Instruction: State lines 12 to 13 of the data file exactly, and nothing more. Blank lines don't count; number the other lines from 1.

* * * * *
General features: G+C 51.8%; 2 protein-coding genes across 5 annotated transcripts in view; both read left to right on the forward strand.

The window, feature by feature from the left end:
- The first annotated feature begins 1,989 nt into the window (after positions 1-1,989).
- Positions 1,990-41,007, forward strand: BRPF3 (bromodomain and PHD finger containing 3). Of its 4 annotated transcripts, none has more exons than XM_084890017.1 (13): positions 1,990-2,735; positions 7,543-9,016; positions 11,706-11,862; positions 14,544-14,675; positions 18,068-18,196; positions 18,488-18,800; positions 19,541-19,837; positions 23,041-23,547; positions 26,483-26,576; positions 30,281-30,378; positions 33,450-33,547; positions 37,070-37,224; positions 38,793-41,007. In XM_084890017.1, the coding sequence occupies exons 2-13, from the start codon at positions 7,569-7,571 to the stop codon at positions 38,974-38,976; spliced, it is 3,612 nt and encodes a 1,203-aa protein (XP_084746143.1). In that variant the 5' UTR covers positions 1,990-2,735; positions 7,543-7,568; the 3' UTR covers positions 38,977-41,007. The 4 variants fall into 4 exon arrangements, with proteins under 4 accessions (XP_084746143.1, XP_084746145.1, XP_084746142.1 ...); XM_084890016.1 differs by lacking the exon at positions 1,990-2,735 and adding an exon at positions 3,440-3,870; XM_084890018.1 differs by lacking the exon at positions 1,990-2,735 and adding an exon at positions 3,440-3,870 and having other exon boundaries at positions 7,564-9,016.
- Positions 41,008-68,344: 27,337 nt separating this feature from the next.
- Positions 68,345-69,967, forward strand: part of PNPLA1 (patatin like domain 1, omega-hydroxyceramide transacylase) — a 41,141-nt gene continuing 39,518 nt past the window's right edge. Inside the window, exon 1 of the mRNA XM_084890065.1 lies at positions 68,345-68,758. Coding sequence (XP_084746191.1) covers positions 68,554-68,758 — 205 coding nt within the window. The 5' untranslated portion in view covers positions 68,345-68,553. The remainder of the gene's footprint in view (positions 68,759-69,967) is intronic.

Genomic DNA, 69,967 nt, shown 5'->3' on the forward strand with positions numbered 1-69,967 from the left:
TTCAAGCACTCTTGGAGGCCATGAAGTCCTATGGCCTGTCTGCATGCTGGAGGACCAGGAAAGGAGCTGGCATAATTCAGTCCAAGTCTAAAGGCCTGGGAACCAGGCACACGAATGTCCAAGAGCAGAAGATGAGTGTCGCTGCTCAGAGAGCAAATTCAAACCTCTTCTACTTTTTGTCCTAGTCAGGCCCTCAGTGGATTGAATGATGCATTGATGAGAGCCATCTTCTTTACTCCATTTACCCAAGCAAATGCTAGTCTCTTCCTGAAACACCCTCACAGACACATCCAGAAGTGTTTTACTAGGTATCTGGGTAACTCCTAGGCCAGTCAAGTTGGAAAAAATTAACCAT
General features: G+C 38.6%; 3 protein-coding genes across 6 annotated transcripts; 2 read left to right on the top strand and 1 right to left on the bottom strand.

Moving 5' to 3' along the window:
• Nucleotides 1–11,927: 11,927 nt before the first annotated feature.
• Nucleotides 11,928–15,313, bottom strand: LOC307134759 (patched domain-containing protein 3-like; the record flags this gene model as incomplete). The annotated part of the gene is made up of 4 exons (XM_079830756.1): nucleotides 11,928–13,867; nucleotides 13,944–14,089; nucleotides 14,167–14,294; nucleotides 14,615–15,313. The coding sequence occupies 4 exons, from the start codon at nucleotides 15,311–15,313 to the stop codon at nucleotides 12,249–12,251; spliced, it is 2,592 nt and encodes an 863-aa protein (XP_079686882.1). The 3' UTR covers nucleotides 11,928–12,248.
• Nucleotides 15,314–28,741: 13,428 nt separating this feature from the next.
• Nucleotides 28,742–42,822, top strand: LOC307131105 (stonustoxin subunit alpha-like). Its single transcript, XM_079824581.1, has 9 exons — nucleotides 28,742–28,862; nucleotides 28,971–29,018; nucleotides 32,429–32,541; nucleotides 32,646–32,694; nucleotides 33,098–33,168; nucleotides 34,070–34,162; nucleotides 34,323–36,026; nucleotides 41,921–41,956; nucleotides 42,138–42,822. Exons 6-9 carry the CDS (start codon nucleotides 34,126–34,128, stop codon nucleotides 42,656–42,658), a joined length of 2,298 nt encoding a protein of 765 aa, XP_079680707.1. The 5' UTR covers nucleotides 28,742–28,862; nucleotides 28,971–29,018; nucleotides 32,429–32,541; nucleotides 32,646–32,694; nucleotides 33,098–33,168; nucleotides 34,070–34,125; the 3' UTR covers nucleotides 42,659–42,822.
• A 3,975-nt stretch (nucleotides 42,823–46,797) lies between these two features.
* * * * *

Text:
• Nucleotides 11,928–15,313, bottom strand: LOC307134759 (patched domain-containing protein 3-like; the record flags this gene model as incomplete). The annotated part of the gene is made up of 4 exons (XM_079830756.1): nucleotides 11,928–13,867; nucleotides 13,944–14,089; nucleotides 14,167–14,294; nucleotides 14,615–15,313. The coding sequence occupies 4 exons, from the start codon at nucleotides 15,311–15,313 to the stop codon at nucleotides 12,249–12,251; spliced, it is 2,592 nt and encodes an 863-aa protein (XP_079686882.1). The 3' UTR covers nucleotides 11,928–12,248.
• Nucleotides 15,314–28,741: 13,428 nt separating this feature from the next.